Sara Swanson

October Gardening Advice for Manchester 2016

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by Jennifer Fairfield

Editor’s Note: Manchester resident Jennifer Fairfield owns and operates the Garden Mill in Chelsea, serves on the Manchester Community Garden Committee, and volunteers with the school gardens at Klager and the MECC.

I have no idea where the month of September went – do you? Last I looked, it was hot and humid, with no rain. The last couple of days, it has been chilly and seemingly determined to make up for the lack of rain all summer. I’m not complaining though. My gardens really need a good soaking rain like we’ve been getting, and I really can’t say I miss those hot, humid days! I would like a few crisp, sunny days to get some of my late-season garden chores done, however.

October is a great month for getting things done in your gardens and yard. The days are often cool and clear, making the work a little easier, which is a good thing, since there is usually lots of work to do this month!
 

Vegetable Garden:

  • Though there doesn’t seem to be any danger of frost in the forecast so far, we are almost guaranteed to have some frost at some point this month, so if you still have plants in your vegetable garden, keep fleece row covers handy. Some crops, such as kale, cabbage, and broccoli can take a bit of frost and may actually have improved taste, but most will not survive much frost.
  • Harvest the last of your warm-weather produce early in the month. This can be a great month to do canning and freezing, because the kitchen isn’t so hot! Or just enjoy the last of the fresh tomatoes, peppers, beans, and squash from your garden.
  • Plant garlic! Our garlic just arrived, and it looks great. We have 5 different organic varieties, ranging from mild to spicy in flavor. You really should try them all in your garden this year. Did you know that there are over 500 varieties of garlic in the world?! If all you’ve ever eaten is the stuff you find at the grocery store, you owe it to yourself to try some of the others out there. And growing your own garlic is so easy. Come talk to me about it – it’s one of my favorite subjects!
  • Once your plants have stopped producing, clean out the garden. Do this early in the month so you’re not out in the freezing temperatures at the end of the month, wishing you had done it sooner! Bag up and toss in the trash any plants with any signs of disease. Composting diseased plants is not a good idea, as winter composting temperatures are generally not high enough to kill off disease.
  • After you’ve cleaned out your garden, don’t forget to clean your tools before putting them away. Doing so will help your tools last longer, and make them work better for you. Fine Gardening recommends cleaning and sharpening them regularly, throughout the season. If you are only going to do it once though, the best time is at the end of the season, so they don’t spend the entire winter covered in moist dirt, which can promote rust.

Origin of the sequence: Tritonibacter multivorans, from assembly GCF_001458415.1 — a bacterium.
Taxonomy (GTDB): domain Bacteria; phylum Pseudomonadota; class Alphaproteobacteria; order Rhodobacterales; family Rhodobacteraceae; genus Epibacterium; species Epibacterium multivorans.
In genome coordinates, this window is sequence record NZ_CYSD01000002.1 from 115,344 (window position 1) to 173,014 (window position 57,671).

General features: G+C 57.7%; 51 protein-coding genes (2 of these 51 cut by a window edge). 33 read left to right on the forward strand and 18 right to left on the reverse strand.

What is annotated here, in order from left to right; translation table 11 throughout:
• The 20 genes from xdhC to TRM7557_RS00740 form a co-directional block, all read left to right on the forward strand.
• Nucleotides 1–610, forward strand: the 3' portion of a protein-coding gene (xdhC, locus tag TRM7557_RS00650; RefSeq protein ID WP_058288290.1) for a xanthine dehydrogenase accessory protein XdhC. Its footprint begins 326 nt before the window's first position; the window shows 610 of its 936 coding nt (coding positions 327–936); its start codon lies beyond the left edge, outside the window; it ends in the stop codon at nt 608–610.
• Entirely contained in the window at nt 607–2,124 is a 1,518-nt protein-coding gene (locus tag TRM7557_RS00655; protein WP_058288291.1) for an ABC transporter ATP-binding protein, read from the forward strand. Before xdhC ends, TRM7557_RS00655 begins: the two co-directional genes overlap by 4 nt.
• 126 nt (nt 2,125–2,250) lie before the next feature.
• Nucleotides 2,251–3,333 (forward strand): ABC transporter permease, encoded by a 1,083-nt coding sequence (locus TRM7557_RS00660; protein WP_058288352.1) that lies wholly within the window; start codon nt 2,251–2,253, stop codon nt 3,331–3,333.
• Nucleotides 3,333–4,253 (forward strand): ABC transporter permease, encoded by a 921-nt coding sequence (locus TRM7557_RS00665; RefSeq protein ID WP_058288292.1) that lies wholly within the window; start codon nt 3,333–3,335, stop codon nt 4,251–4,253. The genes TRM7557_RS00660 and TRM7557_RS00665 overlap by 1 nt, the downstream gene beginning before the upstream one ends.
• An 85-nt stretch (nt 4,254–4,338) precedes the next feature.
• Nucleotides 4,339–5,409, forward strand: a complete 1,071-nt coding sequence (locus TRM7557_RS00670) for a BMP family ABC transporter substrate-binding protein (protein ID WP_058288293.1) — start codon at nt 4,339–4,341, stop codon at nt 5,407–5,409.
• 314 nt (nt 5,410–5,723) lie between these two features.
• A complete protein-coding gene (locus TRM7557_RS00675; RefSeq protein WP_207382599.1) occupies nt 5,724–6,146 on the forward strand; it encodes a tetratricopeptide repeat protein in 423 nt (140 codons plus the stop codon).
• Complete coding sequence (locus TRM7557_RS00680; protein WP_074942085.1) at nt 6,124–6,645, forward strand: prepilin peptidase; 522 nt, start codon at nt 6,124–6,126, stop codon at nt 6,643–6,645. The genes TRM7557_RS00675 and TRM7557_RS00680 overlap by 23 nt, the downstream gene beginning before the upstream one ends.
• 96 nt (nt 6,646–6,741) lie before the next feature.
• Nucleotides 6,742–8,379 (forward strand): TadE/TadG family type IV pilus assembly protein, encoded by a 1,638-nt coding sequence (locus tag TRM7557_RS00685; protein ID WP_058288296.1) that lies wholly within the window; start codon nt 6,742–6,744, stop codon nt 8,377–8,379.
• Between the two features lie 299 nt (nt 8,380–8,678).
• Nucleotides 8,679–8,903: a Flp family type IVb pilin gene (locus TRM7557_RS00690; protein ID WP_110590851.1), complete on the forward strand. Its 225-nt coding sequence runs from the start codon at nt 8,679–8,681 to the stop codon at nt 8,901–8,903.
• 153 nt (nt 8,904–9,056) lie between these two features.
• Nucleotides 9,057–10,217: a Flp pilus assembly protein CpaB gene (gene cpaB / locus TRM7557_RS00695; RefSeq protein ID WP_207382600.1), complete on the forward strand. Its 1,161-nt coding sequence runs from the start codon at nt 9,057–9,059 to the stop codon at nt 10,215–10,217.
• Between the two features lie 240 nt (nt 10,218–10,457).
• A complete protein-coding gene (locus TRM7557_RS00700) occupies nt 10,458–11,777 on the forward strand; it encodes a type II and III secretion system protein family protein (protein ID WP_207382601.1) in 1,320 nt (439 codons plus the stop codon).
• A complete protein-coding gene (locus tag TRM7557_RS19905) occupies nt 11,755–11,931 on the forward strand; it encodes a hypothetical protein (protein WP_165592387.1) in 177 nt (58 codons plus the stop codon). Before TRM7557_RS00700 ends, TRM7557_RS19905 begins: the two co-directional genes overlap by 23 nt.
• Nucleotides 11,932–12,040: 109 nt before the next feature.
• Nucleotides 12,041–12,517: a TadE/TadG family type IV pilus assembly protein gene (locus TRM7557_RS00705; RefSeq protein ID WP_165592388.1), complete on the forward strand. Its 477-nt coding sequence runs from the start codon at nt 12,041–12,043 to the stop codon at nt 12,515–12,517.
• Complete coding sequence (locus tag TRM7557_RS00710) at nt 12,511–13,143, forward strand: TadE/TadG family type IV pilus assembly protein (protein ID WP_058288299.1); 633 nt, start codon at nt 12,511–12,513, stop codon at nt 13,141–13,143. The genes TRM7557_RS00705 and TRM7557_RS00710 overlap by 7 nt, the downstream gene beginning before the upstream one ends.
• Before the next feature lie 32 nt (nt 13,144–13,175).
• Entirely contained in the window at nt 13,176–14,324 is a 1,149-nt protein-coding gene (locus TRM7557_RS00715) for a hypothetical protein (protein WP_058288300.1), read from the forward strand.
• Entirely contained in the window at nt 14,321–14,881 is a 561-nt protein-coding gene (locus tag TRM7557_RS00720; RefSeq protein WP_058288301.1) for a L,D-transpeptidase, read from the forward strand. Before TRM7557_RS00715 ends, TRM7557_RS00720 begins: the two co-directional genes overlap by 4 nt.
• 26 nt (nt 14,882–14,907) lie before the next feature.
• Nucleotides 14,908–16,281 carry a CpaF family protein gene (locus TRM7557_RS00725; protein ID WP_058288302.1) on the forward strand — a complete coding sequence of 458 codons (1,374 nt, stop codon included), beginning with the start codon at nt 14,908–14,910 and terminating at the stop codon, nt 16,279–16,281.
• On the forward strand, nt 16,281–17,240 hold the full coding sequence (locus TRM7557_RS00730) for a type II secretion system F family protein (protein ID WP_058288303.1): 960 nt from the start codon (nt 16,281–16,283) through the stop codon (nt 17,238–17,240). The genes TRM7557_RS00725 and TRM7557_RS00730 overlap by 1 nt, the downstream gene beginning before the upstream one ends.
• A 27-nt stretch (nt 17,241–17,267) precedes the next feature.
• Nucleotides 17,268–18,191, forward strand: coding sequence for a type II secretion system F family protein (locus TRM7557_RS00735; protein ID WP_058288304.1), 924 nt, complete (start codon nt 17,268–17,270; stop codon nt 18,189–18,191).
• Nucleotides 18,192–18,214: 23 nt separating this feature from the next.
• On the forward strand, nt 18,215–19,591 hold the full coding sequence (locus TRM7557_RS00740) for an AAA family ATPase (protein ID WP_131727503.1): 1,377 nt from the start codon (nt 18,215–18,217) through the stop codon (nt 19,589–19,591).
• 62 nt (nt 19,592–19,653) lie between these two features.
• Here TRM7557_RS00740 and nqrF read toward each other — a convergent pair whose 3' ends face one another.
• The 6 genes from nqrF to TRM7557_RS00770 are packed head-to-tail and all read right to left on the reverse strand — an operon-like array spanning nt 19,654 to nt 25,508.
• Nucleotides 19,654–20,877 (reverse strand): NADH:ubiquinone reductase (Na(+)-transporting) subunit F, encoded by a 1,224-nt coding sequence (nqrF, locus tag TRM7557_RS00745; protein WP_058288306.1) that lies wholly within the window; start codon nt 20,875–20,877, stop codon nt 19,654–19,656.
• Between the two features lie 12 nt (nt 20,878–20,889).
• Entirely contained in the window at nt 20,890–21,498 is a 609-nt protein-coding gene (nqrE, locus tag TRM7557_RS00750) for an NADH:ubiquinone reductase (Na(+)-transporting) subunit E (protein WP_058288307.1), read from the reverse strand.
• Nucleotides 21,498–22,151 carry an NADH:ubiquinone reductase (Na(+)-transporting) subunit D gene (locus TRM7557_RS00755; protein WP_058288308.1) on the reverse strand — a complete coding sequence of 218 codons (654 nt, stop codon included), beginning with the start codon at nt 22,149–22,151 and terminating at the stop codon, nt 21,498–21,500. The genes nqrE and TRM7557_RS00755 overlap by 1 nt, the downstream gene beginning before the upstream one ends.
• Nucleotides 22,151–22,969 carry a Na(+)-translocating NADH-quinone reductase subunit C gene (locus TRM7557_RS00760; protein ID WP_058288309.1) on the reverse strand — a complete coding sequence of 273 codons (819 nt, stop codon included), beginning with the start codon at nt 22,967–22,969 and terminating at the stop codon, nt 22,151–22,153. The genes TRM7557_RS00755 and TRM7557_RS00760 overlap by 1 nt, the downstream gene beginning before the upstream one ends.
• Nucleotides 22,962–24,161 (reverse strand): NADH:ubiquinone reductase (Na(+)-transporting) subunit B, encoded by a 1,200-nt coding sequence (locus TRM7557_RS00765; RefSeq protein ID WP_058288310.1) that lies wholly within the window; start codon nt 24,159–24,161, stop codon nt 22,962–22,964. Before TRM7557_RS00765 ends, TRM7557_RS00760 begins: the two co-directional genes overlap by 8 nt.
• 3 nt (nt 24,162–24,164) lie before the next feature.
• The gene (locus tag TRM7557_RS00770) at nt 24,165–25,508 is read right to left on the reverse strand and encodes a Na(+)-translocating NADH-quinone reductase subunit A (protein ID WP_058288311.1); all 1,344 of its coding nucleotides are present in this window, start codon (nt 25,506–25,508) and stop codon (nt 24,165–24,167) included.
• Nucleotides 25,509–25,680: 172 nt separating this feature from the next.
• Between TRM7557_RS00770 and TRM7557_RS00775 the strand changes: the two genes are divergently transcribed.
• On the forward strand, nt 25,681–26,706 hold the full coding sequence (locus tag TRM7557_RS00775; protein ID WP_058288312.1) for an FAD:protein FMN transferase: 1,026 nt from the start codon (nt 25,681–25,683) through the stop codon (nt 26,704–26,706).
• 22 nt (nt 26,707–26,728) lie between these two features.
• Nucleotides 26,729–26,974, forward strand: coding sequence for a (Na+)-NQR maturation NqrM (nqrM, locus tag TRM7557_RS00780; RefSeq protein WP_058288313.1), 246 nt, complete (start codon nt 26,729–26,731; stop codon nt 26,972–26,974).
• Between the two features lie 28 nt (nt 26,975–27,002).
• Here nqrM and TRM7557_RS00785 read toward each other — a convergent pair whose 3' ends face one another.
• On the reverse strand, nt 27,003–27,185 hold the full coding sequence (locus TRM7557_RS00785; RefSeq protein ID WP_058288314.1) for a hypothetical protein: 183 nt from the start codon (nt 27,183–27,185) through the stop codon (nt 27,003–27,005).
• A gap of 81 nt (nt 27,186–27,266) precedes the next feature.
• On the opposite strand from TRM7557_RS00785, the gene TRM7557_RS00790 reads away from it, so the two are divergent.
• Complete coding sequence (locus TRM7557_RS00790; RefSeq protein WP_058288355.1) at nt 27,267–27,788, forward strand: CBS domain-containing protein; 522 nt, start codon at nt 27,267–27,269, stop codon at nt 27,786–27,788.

Flower Garden:

  • You probably still have time to divide and transplant perennials, but make that a chore you do sooner, rather than later. The plants need to have time to get acclimated in their new space before we start getting killing frosts and before the ground freezes. After planting them, give them a good layer of mulch, keep them well-watered, and cover them up at night for a while if temps are dipping into the low 40s or lower. All of these things will help to ensure that your plants will survive the winter and come back up in the spring.
  • Make sure your plants go into winter with a good layer of mulch over their roots. It’s not unusual for us to get thaws throughout the winter, which can cause heaving, leading to damage to the crown and roots, or even to the death of the plant. Mulch can help keep the soil temperature consistently cold, helping to eliminate these problems.
  • Keep hoses handy this month, in case we don’t get a lot of rain (I know that doesn’t seem possible right now, but we all know how fickle the weather can be). Keep watering up until the ground freezes, as a lack of water causes stress to the plants, making it harder for your plants to make it through the winter. This is especially true of anything newly planted. Do be careful that you aren’t leaving hoses outside with water in them when we start getting freezing temps though, as this can cause them to split open when the water freezes.
  • If you haven’t already, it’s time to dig up your dahlias, cannas, caladium, and glads. These tender perennials can’t survive our winters, so they need to be dug up and stored in a cool, dry place. The best way to store them is in something loose and lightweight, like Styrofoam “peanuts” or peat, in an attached garage or other cool spot. Keep an eye on them to be sure not to let them freeze during the winter – temps in the range of 35° to 50° F are good.